The Orthodox liturgical calendar includes Holy Myrrhbearers Sunday. A hymn (kontakion) for that day includes the text: When you said to the Myrrh-bearers, "Rejoice!", O Christ our God, You ended, by Your Resurrection, the lament of Eve, the first mother. And, You commanded Your Apostles to proclaim, "The Savior has risen from the grave."

Imagine the women going to the tomb, bearing spices so that Jesus would have the honor of a full burial. The image below is by Robert Anning Bell shows six women led in procession by Mary, the mother of Jesus, to the tomb. The cool blue tone of the painting and the frozen movement of the women emphasize the somberness of the scene. For this day, for these women, there are no bright colors, no warm sunshine. At this moment there is seems to be no prospect for rejoicing.
Robert Anning Bell. The Women Going to the Sepulchre. 1912. Collection of the Royal Academy, London. For more information, see:
Many followers of Jesus have seen days where they could not imagine rejoicing. And yet Paul commands the Christians in Philippi to rejoice in the Lord always. He even repeats the instruction: "Again, I will say, Rejoice" (Philippians 4:4). Can we do as Paul instructed, even as we look at our world? Can we Rejoice in the Lord...always? Even when we are carrying myrrh? Can we continue to, by prayer and supplication - even "battering the gates of heaven" with our prayers, let our requests be made known to God and then live in a peace that passes understanding? It may be one of the harder things we are to do as followers of Jesus the Christ.

For thoughts on the Exodus passage about the golden calf, click here.

Which is more embarrassing...dressing incorrectly for a wedding or manhandling a guest? Click on the Facebook link below to see a possible interpretation of the Gospel reading for Proper 23(28)A?

Sunday, October 1, 2017

Philippians 3.4b-14: Paul Says 'Not This'

The Epistle reading for Proper 22(27)A/Pentecost 18A is a familiar section of Paul's letter to the Philippians (3:4b-14): Beloved, I do not consider that I have made it my own; but this one thing I do: forgetting what lies behind and straining forward to what lies ahead, I press on toward the goal for the prize of the heavenly call of God in Christ Jesus.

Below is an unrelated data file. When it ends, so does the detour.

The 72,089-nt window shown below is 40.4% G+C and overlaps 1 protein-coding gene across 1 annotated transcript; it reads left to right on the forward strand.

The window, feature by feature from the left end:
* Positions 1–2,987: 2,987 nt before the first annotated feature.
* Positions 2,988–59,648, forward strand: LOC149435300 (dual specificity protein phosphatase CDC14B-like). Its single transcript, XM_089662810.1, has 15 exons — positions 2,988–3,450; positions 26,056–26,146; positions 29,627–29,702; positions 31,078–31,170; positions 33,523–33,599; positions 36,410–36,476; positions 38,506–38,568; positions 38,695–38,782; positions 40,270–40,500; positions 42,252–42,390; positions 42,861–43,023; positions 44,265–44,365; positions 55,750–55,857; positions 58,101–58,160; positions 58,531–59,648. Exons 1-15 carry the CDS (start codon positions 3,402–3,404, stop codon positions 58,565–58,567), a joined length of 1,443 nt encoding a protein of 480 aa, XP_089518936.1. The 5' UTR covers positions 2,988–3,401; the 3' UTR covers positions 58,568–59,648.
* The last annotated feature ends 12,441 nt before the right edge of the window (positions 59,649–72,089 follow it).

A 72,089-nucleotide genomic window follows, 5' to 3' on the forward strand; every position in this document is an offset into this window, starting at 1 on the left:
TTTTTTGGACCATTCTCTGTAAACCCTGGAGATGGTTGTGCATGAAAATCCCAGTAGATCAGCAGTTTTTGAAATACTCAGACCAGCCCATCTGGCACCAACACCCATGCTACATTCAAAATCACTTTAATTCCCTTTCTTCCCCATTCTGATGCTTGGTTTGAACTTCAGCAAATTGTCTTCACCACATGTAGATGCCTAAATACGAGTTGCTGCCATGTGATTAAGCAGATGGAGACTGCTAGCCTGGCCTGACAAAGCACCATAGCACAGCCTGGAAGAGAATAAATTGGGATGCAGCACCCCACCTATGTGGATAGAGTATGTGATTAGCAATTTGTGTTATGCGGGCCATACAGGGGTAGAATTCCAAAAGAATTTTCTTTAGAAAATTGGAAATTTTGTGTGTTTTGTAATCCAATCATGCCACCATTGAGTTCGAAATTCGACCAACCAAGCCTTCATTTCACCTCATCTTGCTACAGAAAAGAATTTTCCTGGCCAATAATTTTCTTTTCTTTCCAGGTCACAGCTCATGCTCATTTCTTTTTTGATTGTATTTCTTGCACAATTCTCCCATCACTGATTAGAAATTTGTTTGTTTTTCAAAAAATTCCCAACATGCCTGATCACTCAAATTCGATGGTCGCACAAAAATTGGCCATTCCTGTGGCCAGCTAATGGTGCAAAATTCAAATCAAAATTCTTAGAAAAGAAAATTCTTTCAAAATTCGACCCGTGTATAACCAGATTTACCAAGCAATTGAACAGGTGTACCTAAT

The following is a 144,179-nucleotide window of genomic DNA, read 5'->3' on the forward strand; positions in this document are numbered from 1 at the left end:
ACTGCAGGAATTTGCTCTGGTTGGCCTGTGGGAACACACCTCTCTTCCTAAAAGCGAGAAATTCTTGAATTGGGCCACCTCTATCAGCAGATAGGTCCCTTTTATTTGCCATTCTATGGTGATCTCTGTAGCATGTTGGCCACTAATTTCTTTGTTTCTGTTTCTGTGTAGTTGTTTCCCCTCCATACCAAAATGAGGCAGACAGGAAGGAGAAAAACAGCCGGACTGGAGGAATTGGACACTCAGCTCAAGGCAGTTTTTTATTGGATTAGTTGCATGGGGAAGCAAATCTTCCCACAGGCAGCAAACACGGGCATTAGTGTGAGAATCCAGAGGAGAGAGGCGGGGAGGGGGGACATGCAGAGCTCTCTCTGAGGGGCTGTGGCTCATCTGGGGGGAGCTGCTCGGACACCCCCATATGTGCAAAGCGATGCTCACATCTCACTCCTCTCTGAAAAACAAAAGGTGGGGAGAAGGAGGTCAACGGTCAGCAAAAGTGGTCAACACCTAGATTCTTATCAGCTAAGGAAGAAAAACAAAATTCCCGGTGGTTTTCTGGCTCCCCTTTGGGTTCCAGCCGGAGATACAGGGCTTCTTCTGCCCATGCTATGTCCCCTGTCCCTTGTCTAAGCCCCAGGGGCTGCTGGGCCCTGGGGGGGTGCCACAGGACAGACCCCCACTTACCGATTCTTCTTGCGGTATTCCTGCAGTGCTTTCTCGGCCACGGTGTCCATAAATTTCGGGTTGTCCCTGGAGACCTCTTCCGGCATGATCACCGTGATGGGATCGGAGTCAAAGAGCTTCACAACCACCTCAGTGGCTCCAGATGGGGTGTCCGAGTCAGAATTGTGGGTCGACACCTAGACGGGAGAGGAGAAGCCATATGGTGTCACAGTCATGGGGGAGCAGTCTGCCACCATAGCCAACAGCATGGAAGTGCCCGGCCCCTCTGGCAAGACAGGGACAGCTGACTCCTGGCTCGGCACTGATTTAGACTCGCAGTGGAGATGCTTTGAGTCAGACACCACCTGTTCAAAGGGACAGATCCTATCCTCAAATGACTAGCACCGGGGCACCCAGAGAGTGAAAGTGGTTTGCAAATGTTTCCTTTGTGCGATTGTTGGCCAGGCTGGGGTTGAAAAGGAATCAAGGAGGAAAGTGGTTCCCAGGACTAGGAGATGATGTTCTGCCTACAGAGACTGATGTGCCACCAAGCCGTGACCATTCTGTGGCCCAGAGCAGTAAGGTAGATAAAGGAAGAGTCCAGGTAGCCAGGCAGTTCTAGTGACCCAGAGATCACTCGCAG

It's a truth that saying 'yes' to one thing means saying 'no' to other things. If we say 'yes' to Paul's example, then (I regret to say) we must say no to emulating one in the pantheon of Roman gods. Paul's focus on the goal that is ahead renders us unable to follow the model of Janus, the two-faced god who looks forward and backward. While there are often equivalents in the Greek and Roman pantheons, the Greeks had no parallel for Janus.

Usually shown with two faces - with one he looks forward and with the other he looks back - Janus is the god of transitions and beginnings. January has a linguistic root with Janus, though the question of  whether the month is named for the god has not been definitively answered. Nevertheless, January, the first month of our year is at a moment of transition.

The presence of ceremonial gateways (jani) throughout Rome reinforced the opportunity to make favorable beginnings by walking through these janus gates. A shrine to Janus was located in the Roman forum. The two doors to the shrine were open when Rome was at war and closed when Rome was at peace.

Italian Renaissance sculptor Donatello included a two-faced, Janus-type figure in one panel of the so-called Passion Pulpit in the Basilica of San Lorenzo. The pulpit is covered with bronze relief images of the episodes of Christ's passion. In this panel Christ appears before Pilate. As Pilate sits on his raised throne, the servant offers him a bowl of water with which to wash his hands of Jesus. The figure may symbolize Pilate's inner conflict or perhaps it is a reminder that Pilate will not be able to separate past and future: his reputation in the future will, for Christians, be defined by his actions here. Jesus said it before - no one can serve two masters - but perhaps Pilate is trying to do just that.

Paul is having none of this. Forgetting what lies behind, Paul presses forward, his eyes only on the goal of the call of God in Christ Jesus. There is no room for Janus in Paul's faith.

Top image: Janus head on Roman Republic coin. 225-214 BCE. Gold. Kunsthistoriches Museum, Vienna.
Second from top: Bust of Janus. Vatican Museums.
Bottom two images: Donatello. Christ Before Pilate (full panel and detail of area in white circle). Relief sculpture from Passion Pulpit. 1460-1465. Basilica di San Lorenzo, Florence, Italy.

For thoughts on the reading from Hebrew scripture for Proper 22(27)A, click here.

This week on Art&Faith Matters' Facebook page: a look at vineyards in Israel. Click on the link below.